The Rev Melvin Tinker, vicar of St John’s Newland, Hull, whose latest book has just come out, was at the centre of a media storm in June when he spoke out against the decision by a Canon of York Minster to bless the city’s Pride Festival.
Speaking on Minster FM, Mr Tinker put homosexual activity in the moral category marked ‘wrong’ along with adultery and paedophilia. He said: ‘Should he (the Canon) say that people who are engaged in paedophilia should be involved in the church?…We are talking about moral categories here, and if homosexual sex falls into the immoral category, then it is in the same category as any other immoral action.”
He later clarified on BBC Look North that the practice of homosexuality is not the same as paedophilia but stood his ground that, according to the Bible, they are both in the immoral category.
For this courageous expression of the received biblical teaching of the Church of England he faced a petition to the Archbishop of York for his removal from office.
Melvin Tinker’s latest book, A lost God in a lost world (EP Books, 2015, pp187), combines profound biblical reflection with accessible writing. He engages with the strangeness of the title ‘at first sight’:
‘Christians may understand that we live in a lost world, but how can God be lost? Of course he can’t be, not as we can get lost in a dark forest. But it is my conviction that what has been lost (or is in danger of being lost in many churches including those who would own the term ‘evangelical’) is a robust, fully orbed view of the Biblical God; a God who is wonderfully Trinitarian and who alone can act to free the church from its self-imposed cultural captivity.’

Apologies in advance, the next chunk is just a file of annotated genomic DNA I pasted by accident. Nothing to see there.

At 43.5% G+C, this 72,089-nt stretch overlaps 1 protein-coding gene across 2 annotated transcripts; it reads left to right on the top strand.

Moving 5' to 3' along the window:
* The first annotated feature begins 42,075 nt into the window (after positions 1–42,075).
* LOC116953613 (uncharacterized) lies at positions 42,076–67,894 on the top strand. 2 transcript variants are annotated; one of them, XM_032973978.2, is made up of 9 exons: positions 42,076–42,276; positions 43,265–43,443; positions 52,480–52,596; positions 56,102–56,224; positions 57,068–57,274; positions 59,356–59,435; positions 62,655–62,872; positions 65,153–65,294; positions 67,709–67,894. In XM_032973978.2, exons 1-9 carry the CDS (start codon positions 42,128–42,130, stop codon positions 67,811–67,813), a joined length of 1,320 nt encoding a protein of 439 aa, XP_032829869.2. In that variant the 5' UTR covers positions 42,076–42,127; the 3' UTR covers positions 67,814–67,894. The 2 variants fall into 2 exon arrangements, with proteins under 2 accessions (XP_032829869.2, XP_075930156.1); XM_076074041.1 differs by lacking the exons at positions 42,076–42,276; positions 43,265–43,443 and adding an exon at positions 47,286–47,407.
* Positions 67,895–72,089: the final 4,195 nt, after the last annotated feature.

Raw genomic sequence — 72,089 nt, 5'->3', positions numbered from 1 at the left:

As well as superb biblical exposition, the book contains fine cultural analysis of the consumerist, do-it-yourself religiosity of many Westerners. He cites the DIY religion advocated by singer Annie Lennox who wrote on the CD sleeve of her collection of traditional Christmas carols, A Christmas Cornucopia, that for her Christ ‘represents the sacred and mysterious divinity in life’, which could ‘just as easily be’ Buddha or Allah.
Mr Tinker by contrast proclaims the one true Lord and God ‘who 2000 years ago entered into the slipstream of history as a human being – Jesus of Nazareth’ and who will ‘one day come back to… give dignity to our existence by calling us to give an account to him’.
It is a brave book by a brave man.